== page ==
Burn-induced cardiac mitochondrial dysfunction via interruption of the PDE5A-cGMP-PKG pathway

Jake Wen, Claire B. Cummins, Ravi S. Radhakrishnan

Research output: Contribution to journalArticle

Abstract

Burn-induced heart dysfunction is a key factor for patient mortality. However, the molecular mechanisms are not yet fully elucidated. This study sought to understand whether burn-induced heart dysfunction is associated with cardiac mitochondrial dysfunction and interruption of the PDE5A-cGMP-PKG pathway. Sixty percent total body surface area (TBSA) scald burned rats (± sildenafil) were used in this study. A transmission electron microscope (TEM), real-time qPCR, O2K-respirometer, and electron transport chain assays were used to characterized molecular function. Cardiac mitochondrial morphological shapes were disfigured with a decline in mitochondrial number, area, and size, resulting in deficiency of cardiac mitochondrial replication. Burn induced a decrease in all mitDNA encoded genes. State 3 oxygen consumption was significantly decreased. Mitochondrial complex I substrate-energized or complex II substrate-energized and both of respiratory control ratio (RCRs) were decreased after burn. All mitochondrial complex activity except complex II were decreased in the burn group, correlating with decreases in mitochondrial ATP and MnSOD activity. Sildenafil, a inhibitor of the PDE5A-cGMP-PKG pathway, preserved the mitochondrial structure, respiratory chain efficiency and energy status in cardiac tissue. Furthermore, sildenafil treatment significantly restored ADP-conjugated respiration in burned groups. In conclusion, cardiac mitochondrial damage contributes to burn-induced heart dysfunction via the PDE5A-cGMP-PKG pathway.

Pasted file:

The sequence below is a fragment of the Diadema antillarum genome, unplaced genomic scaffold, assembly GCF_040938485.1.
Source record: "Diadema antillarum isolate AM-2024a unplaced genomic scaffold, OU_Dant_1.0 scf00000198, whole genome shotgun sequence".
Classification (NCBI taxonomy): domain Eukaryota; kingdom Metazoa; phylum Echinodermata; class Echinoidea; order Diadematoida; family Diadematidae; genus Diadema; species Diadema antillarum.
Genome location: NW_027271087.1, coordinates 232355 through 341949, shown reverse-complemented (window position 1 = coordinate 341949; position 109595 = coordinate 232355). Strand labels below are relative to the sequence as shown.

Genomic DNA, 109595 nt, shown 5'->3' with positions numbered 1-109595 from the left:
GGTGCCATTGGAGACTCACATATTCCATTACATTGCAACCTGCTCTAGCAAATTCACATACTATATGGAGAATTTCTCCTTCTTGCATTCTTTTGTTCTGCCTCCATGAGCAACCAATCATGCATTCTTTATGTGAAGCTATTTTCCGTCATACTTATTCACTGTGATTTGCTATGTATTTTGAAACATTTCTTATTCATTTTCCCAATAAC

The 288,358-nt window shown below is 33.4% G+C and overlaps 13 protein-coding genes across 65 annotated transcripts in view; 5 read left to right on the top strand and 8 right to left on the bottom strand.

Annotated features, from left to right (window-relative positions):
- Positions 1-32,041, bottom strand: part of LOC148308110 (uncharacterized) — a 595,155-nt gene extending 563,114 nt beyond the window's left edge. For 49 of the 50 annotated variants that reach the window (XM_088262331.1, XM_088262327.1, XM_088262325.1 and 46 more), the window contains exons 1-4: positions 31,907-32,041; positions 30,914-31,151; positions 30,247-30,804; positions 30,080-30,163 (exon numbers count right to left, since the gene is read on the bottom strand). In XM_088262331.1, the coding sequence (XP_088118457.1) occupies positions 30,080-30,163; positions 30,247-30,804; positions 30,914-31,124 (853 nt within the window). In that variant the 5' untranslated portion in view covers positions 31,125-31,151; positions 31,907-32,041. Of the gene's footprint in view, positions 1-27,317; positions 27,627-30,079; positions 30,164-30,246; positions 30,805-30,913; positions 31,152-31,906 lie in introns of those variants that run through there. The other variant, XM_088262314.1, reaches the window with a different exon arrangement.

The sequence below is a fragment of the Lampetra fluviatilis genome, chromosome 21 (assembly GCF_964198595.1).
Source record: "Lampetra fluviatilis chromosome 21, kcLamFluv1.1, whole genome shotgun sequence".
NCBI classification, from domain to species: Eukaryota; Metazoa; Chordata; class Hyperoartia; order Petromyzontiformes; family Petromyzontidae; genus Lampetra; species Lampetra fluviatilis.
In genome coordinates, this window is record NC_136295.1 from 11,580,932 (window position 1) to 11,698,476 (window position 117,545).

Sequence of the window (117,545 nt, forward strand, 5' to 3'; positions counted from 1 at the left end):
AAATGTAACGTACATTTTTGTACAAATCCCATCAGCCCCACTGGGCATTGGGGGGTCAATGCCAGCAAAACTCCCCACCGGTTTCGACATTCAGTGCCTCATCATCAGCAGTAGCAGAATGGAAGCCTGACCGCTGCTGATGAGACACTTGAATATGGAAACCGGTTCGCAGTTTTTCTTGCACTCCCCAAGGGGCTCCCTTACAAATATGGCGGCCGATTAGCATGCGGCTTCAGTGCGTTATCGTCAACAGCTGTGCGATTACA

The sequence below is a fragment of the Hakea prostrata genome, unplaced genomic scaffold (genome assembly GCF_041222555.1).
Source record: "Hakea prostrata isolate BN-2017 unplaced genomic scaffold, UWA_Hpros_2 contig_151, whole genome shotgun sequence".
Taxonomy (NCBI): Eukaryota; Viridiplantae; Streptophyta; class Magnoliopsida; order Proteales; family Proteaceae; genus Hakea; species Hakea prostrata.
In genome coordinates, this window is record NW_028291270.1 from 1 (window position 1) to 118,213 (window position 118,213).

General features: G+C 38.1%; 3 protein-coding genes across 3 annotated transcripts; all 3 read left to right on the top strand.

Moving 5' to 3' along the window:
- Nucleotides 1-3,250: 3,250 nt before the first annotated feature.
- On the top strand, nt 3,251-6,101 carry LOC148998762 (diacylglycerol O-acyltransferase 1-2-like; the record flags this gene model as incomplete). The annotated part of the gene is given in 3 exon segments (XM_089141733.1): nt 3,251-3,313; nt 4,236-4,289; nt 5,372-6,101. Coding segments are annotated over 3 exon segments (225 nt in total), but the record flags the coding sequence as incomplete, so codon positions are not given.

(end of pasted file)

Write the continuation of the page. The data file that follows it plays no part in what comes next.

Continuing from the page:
Original languageEnglish (US)
Article number2350
JournalInternational journal of molecular sciences
Volume21
Issue number7
DOIs
StatePublished - Apr 1 2020

Keywords

  • Burn injury
  • Electron transport chain
  • Mitochondria
  • Oxygen consumption
  • Sildenafil

ASJC Scopus subject areas

  • Catalysis
  • Molecular Biology
  • Spectroscopy
  • Computer Science Applications
  • Physical and Theoretical Chemistry
  • Organic Chemistry
  • Inorganic Chemistry

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